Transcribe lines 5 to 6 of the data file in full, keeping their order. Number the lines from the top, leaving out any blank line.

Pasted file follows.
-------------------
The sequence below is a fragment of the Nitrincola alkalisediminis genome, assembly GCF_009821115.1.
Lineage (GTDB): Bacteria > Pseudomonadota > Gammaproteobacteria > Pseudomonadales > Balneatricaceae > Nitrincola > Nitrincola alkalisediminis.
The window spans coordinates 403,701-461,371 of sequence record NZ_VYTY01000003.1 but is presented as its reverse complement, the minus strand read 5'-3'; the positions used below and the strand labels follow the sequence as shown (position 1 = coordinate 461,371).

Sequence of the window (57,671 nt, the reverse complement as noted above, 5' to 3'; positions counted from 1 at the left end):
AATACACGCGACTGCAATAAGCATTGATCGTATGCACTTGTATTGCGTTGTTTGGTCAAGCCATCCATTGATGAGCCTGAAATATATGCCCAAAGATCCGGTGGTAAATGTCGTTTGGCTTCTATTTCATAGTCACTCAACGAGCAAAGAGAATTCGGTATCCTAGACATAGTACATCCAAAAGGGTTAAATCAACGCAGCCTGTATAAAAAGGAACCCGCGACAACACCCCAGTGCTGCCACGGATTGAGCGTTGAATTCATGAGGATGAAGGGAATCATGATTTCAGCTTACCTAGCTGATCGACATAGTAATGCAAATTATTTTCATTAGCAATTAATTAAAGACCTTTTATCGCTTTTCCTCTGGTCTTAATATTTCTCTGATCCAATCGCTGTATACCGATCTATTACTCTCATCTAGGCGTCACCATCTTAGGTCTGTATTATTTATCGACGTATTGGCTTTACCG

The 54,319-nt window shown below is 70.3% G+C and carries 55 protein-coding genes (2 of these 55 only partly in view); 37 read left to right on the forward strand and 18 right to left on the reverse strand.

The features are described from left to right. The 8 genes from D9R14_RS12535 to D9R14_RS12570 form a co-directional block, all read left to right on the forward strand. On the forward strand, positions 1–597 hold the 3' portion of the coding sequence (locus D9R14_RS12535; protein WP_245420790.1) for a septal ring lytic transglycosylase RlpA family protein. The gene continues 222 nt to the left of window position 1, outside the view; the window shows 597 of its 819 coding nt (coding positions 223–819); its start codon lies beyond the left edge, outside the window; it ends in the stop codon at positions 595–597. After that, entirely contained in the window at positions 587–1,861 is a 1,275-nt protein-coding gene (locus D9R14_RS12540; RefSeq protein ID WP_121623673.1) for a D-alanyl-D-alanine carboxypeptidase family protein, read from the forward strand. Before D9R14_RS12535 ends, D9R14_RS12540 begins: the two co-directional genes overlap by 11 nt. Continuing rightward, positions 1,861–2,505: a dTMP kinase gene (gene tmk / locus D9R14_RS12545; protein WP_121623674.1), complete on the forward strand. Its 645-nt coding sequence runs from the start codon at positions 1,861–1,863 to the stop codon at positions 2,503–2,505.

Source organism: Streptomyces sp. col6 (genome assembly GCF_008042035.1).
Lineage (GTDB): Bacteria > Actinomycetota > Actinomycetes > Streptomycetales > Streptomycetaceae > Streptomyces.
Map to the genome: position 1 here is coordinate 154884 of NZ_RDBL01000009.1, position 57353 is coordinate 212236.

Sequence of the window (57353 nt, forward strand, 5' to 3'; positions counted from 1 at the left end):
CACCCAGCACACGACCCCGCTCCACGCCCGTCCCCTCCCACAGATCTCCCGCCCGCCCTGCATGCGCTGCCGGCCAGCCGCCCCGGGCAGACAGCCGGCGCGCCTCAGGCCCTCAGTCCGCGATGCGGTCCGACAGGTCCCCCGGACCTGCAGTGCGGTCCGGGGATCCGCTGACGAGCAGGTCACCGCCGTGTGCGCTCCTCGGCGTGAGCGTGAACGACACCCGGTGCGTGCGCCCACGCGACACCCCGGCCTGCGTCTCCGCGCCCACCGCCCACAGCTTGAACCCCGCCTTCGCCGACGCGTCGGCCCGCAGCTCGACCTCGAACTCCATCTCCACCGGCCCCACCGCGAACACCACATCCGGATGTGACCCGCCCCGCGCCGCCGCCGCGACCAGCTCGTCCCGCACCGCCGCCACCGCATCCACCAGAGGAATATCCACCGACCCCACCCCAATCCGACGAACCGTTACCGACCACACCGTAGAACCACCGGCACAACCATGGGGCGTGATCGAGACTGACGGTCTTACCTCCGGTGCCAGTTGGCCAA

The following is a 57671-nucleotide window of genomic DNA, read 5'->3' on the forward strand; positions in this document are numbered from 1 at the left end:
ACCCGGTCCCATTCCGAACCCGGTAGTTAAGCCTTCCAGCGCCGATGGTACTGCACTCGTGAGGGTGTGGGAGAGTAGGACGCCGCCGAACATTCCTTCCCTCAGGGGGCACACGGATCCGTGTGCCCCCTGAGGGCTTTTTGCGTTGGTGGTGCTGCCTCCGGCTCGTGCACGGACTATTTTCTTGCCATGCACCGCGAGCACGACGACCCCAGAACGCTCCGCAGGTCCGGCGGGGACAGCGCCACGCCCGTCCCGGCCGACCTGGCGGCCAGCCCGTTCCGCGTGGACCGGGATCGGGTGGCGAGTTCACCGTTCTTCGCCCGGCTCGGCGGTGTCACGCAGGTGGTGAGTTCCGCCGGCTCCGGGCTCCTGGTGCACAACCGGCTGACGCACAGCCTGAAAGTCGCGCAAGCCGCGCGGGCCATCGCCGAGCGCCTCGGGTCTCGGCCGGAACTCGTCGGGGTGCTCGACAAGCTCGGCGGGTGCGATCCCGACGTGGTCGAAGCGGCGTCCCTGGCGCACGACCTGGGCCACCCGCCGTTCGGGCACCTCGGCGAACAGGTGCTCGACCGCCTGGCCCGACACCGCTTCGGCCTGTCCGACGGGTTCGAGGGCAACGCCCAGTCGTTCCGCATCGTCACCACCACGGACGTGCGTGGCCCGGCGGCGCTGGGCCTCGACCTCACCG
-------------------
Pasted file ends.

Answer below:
AATACACGCGACTGCAATAAGCATTGATCGTATGCACTTGTATTGCGTTGTTTGGTCAAGCCATCCATTGATGAGCCTGAAATATATGCCCAAAGATCCGGTGGTAAATGTCGTTTGGCTTCTATTTCATAGTCACTCAACGAGCAAAGAGAATTCGGTATCCTAGACATAGTACATCCAAAAGGGTTAAATCAACGCAGCCTGTATAAAAAGGAACCCGCGACAACACCCCAGTGCTGCCACGGATTGAGCGTTGAATTCATGAGGATGAAGGGAATCATGATTTCAGCTTACCTAGCTGATCGACATAGTAATGCAAATTATTTTCATTAGCAATTAATTAAAGACCTTTTATCGCTTTTCCTCTGGTCTTAATATTTCTCTGATCCAATCGCTGTATACCGATCTATTACTCTCATCTAGGCGTCACCATCTTAGGTCTGTATTATTTATCGACGTATTGGCTTTACCG

The 54,319-nt window shown below is 70.3% G+C and carries 55 protein-coding genes (2 of these 55 only partly in view); 37 read left to right on the forward strand and 18 right to left on the reverse strand.